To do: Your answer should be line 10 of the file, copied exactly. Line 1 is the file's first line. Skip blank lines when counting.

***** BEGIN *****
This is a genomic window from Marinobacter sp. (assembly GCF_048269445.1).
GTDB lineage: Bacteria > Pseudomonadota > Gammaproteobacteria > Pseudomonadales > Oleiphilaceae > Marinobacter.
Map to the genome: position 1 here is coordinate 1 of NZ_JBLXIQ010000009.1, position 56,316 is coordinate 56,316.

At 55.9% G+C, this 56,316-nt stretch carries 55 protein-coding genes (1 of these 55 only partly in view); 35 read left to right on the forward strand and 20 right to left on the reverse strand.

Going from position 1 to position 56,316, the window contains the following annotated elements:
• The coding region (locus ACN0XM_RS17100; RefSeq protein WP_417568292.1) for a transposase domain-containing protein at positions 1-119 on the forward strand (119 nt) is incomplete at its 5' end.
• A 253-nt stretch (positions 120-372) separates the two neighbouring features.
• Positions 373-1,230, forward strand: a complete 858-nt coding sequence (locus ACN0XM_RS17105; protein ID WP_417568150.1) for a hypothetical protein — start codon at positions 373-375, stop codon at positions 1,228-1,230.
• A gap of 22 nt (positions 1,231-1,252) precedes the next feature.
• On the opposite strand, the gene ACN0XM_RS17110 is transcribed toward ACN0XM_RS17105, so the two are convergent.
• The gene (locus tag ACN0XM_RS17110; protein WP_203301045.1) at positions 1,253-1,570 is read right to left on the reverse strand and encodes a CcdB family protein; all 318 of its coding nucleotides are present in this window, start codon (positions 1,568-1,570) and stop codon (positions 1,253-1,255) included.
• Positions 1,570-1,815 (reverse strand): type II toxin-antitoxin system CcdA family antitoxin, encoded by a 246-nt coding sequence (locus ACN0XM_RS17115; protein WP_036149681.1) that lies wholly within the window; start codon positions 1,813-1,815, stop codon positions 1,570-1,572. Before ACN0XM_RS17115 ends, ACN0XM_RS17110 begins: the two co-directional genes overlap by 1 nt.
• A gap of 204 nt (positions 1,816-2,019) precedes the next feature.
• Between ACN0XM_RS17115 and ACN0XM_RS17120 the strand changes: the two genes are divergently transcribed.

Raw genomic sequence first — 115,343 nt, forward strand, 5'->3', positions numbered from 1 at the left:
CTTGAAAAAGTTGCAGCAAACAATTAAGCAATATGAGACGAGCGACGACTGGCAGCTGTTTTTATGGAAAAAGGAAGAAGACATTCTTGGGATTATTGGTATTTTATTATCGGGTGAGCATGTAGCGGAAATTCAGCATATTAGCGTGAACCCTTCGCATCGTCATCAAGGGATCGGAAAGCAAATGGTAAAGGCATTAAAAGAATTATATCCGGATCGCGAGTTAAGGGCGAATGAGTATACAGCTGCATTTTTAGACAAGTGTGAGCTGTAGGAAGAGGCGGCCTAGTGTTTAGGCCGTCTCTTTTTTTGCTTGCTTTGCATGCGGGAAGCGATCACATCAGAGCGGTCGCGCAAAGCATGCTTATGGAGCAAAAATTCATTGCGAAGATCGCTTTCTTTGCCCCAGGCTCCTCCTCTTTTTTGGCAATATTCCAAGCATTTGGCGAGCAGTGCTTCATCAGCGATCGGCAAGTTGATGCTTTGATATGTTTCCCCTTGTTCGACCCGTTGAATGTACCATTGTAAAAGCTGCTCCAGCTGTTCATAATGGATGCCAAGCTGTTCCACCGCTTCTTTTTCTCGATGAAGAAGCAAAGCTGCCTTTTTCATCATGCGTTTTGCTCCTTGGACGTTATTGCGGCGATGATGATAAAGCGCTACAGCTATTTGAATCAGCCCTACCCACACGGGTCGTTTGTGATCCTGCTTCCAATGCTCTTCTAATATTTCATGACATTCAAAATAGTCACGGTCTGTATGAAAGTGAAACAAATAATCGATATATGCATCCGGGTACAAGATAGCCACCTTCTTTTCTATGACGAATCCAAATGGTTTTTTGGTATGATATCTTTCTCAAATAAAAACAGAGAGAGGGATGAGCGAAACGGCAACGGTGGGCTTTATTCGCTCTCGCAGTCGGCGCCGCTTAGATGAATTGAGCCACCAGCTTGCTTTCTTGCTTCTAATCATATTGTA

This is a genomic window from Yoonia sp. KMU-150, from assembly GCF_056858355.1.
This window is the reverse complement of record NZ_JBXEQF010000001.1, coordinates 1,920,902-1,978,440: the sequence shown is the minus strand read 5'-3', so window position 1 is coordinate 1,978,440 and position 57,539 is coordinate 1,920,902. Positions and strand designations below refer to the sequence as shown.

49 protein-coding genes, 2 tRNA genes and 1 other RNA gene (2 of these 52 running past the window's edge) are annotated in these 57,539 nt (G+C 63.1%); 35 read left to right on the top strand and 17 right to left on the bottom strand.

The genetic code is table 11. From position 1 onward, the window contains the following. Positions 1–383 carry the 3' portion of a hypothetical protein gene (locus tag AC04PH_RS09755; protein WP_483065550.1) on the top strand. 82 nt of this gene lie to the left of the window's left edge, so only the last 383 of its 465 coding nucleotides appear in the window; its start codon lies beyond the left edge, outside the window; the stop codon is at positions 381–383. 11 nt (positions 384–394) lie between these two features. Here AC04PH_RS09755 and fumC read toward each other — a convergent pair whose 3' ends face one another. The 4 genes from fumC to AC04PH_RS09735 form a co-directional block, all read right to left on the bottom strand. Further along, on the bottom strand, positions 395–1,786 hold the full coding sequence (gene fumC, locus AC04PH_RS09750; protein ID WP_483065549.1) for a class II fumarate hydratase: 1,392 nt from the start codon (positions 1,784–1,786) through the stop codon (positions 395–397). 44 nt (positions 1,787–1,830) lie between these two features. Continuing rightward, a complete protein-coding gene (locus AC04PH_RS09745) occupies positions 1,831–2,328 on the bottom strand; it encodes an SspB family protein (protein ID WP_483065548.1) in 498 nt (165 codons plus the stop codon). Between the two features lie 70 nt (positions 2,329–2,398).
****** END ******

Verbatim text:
• On the opposite strand, the gene ACN0XM_RS17110 is transcribed toward ACN0XM_RS17105, so the two are convergent.